Sir Winston S. Churchill
When Churchill was a mere 55 years old, he was already writing his own memoirs on his “early life.” This man felt he was destined for great things, and all great things, he thought, must be recorded in history. So Churchill, ambitious, willful leader that he was, decided to write this history himself: “History will be kind to me, for I intend to write it.” Though he was criticized for burying mistakes and emphasizing successes, he still managed to win a Nobel Prize for literature, and, as is evidenced by the incredible wit, insight, and candor of his words, the prize was well deserved.
By age 55 Churchill had already accumulated plenty of stories to fill a memoir. He had already fought in five wars! His heart pounded with the beat of battle, and even as Prime Minister, he had a difficult time keeping his distance from the battlefield. But it was his nature to fight until the bitter end. He was so very ironclad in his convictions that he always did everything he could to achieve his ideal victory. He consistently reminded his beloved Britain of their, in his mind, destined victory with his famous V-sign: arm held high in the air, first two fingers spread in a V, and usually a cigar between his thumb and ring finger. By no standards was Churchill a perfect gentleman, a fact he was first to admit. He was always, unapologetically, himself. But one might argue that it was his complete character, his virtues and his vices, that enabled him to be one of the most crucial and memorable champions of democracy and freedom of the twentieth century.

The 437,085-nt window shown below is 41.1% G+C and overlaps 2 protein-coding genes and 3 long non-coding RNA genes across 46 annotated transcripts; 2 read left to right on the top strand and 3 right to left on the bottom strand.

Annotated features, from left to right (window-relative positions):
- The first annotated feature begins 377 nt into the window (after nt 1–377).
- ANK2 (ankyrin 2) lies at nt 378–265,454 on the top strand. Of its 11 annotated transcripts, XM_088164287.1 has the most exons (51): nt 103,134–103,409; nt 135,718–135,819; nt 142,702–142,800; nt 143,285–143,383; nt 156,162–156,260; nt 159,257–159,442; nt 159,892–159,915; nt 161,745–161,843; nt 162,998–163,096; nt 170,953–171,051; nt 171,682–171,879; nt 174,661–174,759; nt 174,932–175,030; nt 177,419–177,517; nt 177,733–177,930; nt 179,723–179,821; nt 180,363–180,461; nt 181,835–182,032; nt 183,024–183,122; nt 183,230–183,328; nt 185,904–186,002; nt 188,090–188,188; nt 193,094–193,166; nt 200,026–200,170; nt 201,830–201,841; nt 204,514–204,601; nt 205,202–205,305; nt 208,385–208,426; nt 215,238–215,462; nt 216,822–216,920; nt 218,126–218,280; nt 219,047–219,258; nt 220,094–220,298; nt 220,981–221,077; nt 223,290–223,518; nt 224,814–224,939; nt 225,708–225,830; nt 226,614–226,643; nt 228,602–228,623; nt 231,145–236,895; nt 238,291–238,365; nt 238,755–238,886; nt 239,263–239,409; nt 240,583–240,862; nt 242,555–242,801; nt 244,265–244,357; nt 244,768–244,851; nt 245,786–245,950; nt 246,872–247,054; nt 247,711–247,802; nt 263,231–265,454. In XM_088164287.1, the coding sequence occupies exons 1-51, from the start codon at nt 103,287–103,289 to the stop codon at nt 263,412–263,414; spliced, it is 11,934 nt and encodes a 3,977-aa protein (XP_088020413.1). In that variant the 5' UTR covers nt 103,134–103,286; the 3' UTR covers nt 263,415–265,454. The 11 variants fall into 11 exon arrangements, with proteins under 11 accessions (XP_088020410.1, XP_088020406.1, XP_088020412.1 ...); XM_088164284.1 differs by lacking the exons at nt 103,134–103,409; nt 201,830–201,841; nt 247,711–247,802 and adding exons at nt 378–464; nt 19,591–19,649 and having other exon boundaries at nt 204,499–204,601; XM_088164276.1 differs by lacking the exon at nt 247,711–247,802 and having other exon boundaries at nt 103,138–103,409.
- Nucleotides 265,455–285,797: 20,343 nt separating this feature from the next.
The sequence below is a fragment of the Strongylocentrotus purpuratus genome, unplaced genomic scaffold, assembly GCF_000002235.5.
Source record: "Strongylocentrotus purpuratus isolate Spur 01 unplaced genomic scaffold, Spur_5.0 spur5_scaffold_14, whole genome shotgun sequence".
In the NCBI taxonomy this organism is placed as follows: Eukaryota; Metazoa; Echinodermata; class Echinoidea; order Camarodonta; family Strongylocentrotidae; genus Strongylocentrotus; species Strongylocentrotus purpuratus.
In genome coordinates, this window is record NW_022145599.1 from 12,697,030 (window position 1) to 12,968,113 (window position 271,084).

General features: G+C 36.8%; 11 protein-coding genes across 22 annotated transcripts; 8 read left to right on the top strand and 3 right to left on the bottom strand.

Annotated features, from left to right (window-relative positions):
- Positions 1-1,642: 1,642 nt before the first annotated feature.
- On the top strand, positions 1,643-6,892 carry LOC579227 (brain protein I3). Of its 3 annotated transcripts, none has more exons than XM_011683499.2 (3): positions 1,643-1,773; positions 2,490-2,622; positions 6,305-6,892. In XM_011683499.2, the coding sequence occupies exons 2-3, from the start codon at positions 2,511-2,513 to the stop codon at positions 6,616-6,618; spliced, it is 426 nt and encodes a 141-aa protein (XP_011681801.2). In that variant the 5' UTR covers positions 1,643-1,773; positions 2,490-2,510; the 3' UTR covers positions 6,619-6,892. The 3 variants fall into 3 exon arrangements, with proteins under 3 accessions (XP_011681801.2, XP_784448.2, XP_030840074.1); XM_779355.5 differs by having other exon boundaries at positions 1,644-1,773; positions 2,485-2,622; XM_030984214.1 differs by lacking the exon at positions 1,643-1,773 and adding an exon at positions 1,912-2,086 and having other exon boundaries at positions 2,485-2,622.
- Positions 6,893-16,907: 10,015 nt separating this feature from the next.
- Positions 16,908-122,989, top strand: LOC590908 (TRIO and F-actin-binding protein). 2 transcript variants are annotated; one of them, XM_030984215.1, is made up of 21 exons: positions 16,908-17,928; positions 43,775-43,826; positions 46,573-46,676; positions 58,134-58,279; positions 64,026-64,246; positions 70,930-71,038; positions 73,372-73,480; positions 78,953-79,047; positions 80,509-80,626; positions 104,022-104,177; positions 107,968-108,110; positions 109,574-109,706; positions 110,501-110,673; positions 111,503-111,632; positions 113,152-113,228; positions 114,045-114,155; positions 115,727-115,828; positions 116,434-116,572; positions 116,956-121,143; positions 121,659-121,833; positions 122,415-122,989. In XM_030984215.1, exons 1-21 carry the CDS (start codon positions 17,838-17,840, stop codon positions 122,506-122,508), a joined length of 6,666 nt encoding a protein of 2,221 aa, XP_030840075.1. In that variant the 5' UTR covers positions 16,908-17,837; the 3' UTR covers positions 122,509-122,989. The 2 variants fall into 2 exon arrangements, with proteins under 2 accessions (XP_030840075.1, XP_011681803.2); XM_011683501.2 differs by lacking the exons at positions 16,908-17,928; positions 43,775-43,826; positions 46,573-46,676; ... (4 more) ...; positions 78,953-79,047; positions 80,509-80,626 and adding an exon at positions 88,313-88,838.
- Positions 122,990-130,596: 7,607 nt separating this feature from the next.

Winston Churchill never attended a university. He hated the boarding school he was sent to as a young boy, and once said, “It is said that famous men are usually the product of an unhappy childhood.” Such was the case for young Churchill.
He did, however, manage to find ways to amuse and educate himself. His lack of interest in school was not due to a lack of intelligence:
When I was nine and a half my father gave me Treasure Island and I remember the delight with which I devoured it. My teachers saw me at once backward and precocious, reading books beyond my years and yet at the bottom of the Form. They were offended. They had large resources of compulsion at their disposal, but I was stubborn. Where my reason, imagination or interest were not engaged, I would not or I could not learn.”
And he continued his self-education into his adulthood, even while at war:
…although schoolmasters couldn’t make him work, Churchill decided, in his twenties, that he needed an education. During the long, dull afternoons if army life in India, Churchill absorbed the works of Macaulay, Adam Smith, Darwin, Plato, and his greatest influence, Edward Gibbon’s monumental The Decline and Fall of the Roman Empire. And he didn’t merely learn by reading, but set himself to writing his own speeches on political events of earlier generations…